Ignition Sensors comes with various built-in sensor types ready to be used. Users aren't limited to those sensor types though. This tutorial will go over the process of implementing a custom sensor that leverages Ignition Sensors and can be used with downstream applications such as Ignition Gazebo.
Why custom sensors
The set of built-in sensors provided by Ignition Sensors is tied to the SDFormat specification. SDFormat is meant to be as general-purpose as possible, so adding lots of exotic sensors to the specification may become a maintenance burden and counter-productive. Therefore, sensors that are very specific to certain applications are better implemented closer to the applications that need them, than added to the general-purpose specification.
It may also be interesting for downstream projects to implement very specific versions of sensors which are not generally useful for other projects.
Finally, another reason to develop custom sensors is for projects that need to implement proprietary sensors that can't be shared publicly.
Do I need to use Ignition Sensors?
A simulated sensor consists of code that can be used to extract specific data from a running simulation. A camera extracts pixels, an IMU extracts accelerations, etc. This doesn't necessarily need to be done though Ignition Sensors. On Ignition Gazebo, for example, it's possible to implement functionality similar to a sensor just using a system plugin without any connection to Ignition Sensors.
With that in mind, it's worth going over some of the features that Ignition Sensors provides that make it easier to implement sensors, instead of writing everything from scratch:
- Standard handling of common parameters, like topic and update rate;
- Common APIs for updating the sensors in a loop;
- A standard way for loading custom sensors from an SDF
- Efficient updates for various rendering sensors using the same scene.
Let's get started!
Let's go over the creation of a custom odometer sensor which will measure the total distance travelled by a robot.
Wherever "odometer" is used, that can be substituted for any other custom sensor type. Seismometer? Breathalyzer? Just adapt the logic to your needs.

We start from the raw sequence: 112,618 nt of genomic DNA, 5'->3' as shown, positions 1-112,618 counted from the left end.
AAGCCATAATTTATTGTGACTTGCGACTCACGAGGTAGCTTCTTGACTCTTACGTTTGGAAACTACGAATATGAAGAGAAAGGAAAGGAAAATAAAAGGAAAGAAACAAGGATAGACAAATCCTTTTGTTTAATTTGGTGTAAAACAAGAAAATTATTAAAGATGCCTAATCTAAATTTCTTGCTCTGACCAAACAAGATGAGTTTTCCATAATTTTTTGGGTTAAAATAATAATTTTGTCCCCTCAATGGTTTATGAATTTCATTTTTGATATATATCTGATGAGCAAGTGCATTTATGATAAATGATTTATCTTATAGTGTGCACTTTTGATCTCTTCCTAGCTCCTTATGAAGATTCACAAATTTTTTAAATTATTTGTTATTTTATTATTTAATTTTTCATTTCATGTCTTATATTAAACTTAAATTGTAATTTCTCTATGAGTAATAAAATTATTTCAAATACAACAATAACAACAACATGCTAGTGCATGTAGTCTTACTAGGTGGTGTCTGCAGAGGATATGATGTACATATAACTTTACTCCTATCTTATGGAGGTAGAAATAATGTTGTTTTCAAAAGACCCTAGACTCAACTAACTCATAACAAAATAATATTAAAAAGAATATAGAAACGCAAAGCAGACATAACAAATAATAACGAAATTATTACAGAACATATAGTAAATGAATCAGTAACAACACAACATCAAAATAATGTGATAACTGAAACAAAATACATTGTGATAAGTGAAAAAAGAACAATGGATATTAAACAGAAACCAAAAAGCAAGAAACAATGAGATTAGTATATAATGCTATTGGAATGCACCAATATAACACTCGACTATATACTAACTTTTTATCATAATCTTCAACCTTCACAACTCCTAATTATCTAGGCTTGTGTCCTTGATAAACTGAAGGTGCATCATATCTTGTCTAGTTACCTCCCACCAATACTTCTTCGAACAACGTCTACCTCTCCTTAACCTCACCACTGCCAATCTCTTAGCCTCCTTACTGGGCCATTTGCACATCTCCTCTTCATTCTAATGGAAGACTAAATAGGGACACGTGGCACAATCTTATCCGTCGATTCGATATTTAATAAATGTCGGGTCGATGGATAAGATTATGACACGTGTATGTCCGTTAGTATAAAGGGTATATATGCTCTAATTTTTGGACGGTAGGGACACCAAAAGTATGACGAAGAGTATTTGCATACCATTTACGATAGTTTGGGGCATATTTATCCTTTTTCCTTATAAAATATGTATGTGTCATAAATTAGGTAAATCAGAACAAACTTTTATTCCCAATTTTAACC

Custom sensors follow these rules to be loaded from SDFormat:
- Add an extra
odometeris a string that uniquely identifies the sensor type.
- Optionally, add an
<ignition:odometer/>element with configuration specific to that sensor.
With that in mind, here's what the sensor tag would look like:
The sensor consists of a class,
Odometer, which inherits from
Take a look at ign-sensors/examples/custom_sensor for the full code. Here are some important pointers:
- Be sure to link your sensor to Ignition Sensors
- Implement all pure abstraction functions, like
- Be sure to implement at least one of the
Loadfunctions so the sensor can be initialized
- Don't forget to call
Sensor::Loadto load common sensor properties
- It's recommended that the sensor publishes its data using Ignition Transport
You may choose to compile your sensor as a shared library, or to embed it directly into other application code.
Loading into Ignition Gazebo
In order to use the sensor on Ignition Gazebo, one needs to write a system plugin that instantiates the sensor and updates it periodically with data from simulation.
Take a look at ign-gazebo/examples/plugins/custom_sensor_system. for the full code. Here are some important pointers:
- Check for new entities that have
PreUpdatecallback and instantiate new sensors as they appear in simulation.
- Don't assume all
CustomSensorsare of the type you need, be sure to check the type using the
PostUpdate, update all sensors with new data coming from simulation.
- Also during
PostUpdate, delete any sensors that have been removed from simulation.